Sunday, March 26, 2023
HomeLatest NewsStuart Margolin, Emmy Winner for 'The Rockford Files,' Dies at 82

Stuart Margolin, Emmy Winner for ‘The Rockford Files,’ Dies at 82

A popular character actor for many years He often worked together with James Garner. He also directed and wrote.

Stuart Margolin, a character actor who is best known for his role as the role of James Garner’s sidekick private detective on the cult show “The Rockford Files,” which earned the actor Mr. Margolin back-to-back Emmy Awards for best supporting actor in 1979 and 1980, passed away this past Monday Staunton, Va. He was 82.

His family members said the reason was related to pancreatic cancer.

“Mr. Margolin was all over television from the 1960s until the present appearing in episodes of numerous shows, as well as appearing in a variety of TV films. Also, he had a huge behind-the-scenes job writing numerous TV films and also produced episodes from “The Rockford Files,”” “The Love Boat,”” “Touched by Angels” and a host of other series. In 1987, he along with Ted Bessell shared an Emmy nomination for their direction for “The Tracey Ullman Show.”

Mr. Margolin’s career was linked to his career as was that associated with Mr. Garner, one of the top Hollywood stars at various times. Prior to “The Rockford Files”” which aired by NBC from 1974 until the two actors. Garner were in “Nichols” (1971-72) which was a short-lived western. Garner played the title character, who was a sheriff as did the other actor, Mr. Margolin played his deputy.

Following “Rockford,” the two men appeared in another Western “Bret Maverick” (1981-82) it was a sequel of “Maverick,” the show which helped make”Mr. Garner a star in the 1950s and the early ’60s. He also acted in several other westerns. Margolin also directed Mr. Garner in several “Rockford Files” television films.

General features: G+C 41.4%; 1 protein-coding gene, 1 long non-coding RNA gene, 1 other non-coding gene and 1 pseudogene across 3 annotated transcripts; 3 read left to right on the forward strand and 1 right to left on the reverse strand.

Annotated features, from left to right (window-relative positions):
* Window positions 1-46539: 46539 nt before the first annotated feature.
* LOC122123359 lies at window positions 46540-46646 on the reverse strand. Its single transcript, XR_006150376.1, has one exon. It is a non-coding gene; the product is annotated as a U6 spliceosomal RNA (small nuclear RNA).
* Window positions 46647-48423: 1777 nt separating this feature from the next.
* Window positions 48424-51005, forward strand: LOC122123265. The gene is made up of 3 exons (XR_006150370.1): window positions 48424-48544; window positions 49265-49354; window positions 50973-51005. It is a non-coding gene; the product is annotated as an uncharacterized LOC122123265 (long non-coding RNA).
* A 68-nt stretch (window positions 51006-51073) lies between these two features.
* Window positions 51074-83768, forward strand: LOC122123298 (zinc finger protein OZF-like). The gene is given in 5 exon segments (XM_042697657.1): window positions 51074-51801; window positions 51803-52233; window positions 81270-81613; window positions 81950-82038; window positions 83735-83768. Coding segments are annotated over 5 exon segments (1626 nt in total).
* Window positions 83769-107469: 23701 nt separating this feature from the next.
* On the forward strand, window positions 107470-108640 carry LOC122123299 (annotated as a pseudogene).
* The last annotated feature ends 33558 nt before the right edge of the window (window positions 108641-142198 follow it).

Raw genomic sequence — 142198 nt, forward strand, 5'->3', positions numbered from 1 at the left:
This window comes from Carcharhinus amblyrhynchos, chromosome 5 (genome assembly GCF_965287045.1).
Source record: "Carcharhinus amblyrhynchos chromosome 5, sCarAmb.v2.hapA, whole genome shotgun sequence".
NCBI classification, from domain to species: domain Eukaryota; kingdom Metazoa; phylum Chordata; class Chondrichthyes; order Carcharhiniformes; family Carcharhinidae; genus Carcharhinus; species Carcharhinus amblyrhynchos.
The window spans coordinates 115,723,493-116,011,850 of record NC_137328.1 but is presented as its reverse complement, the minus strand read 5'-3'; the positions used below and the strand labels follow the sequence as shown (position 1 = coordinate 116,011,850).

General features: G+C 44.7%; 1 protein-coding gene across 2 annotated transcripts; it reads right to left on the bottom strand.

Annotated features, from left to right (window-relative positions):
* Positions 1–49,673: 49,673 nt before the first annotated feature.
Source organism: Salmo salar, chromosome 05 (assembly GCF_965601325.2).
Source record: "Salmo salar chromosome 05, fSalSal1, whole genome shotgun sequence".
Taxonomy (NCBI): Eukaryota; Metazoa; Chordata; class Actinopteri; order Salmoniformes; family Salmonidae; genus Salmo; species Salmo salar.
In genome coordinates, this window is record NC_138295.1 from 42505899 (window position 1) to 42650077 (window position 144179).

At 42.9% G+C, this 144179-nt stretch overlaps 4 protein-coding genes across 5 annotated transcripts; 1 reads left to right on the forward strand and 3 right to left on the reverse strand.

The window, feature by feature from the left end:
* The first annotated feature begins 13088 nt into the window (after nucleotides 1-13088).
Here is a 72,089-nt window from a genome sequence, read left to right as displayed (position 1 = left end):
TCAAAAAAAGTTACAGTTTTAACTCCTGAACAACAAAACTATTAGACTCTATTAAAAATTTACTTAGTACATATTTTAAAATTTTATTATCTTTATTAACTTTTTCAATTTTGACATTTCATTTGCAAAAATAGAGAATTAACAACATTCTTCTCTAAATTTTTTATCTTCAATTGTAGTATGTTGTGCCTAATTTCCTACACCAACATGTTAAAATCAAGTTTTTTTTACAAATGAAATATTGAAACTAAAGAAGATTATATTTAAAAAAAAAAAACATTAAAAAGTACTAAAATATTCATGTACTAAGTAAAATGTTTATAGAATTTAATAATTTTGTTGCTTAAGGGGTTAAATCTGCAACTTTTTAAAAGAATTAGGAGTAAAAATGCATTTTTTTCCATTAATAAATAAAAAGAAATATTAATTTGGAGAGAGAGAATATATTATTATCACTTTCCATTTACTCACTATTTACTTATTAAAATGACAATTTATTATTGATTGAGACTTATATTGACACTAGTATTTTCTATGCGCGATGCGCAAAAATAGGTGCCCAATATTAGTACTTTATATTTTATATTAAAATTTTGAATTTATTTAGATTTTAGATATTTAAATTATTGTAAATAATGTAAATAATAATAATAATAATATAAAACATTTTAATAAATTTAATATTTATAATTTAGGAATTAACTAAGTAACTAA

“Jim has been more supportive of me than any other person in my life, besides my dad,” Mr. Margolin was quoted in “The Garner Files,” an autobiography written of the author, Mr. Garner, who died in the year 2014.

The character of Mr. Garner may have helped his career, however, it was his character. Margolin’s capacity to make memorable impressions, sometimes without much screen time which made him a regular of casting directors’ lists. That was even true of his Emmy-winning performance in the role of Angel Martin, who once was imprisoned by Rockford and was his friend and a foe in his back.

“Stuart Margolin, who plays Angel is not appearing on the show each week” The journalist who was syndicated Dick Kleiner wrote in 1979. “And even when he’s present, he’s usually only in small fragments and bits.”

“But,” he added, “Margolin has created a vibrant character in Angel regardless of how little he’s seen. He’s extremely sleazyin both body and mind -and that’s what makes him so entertaining.”

In his autobiography in his memoir, in his memoir. Garner gave Mr. Margolin the full credit for getting the most of the character.

“I admit that I’ve not thought of the reason the reason Rockford is a fan of Angel such a lot, since his character is depraved to the bottom,” he wrote. “But there’s something appealing about his character. I’m not sure why, but I know it’s something Stuart’s fault.”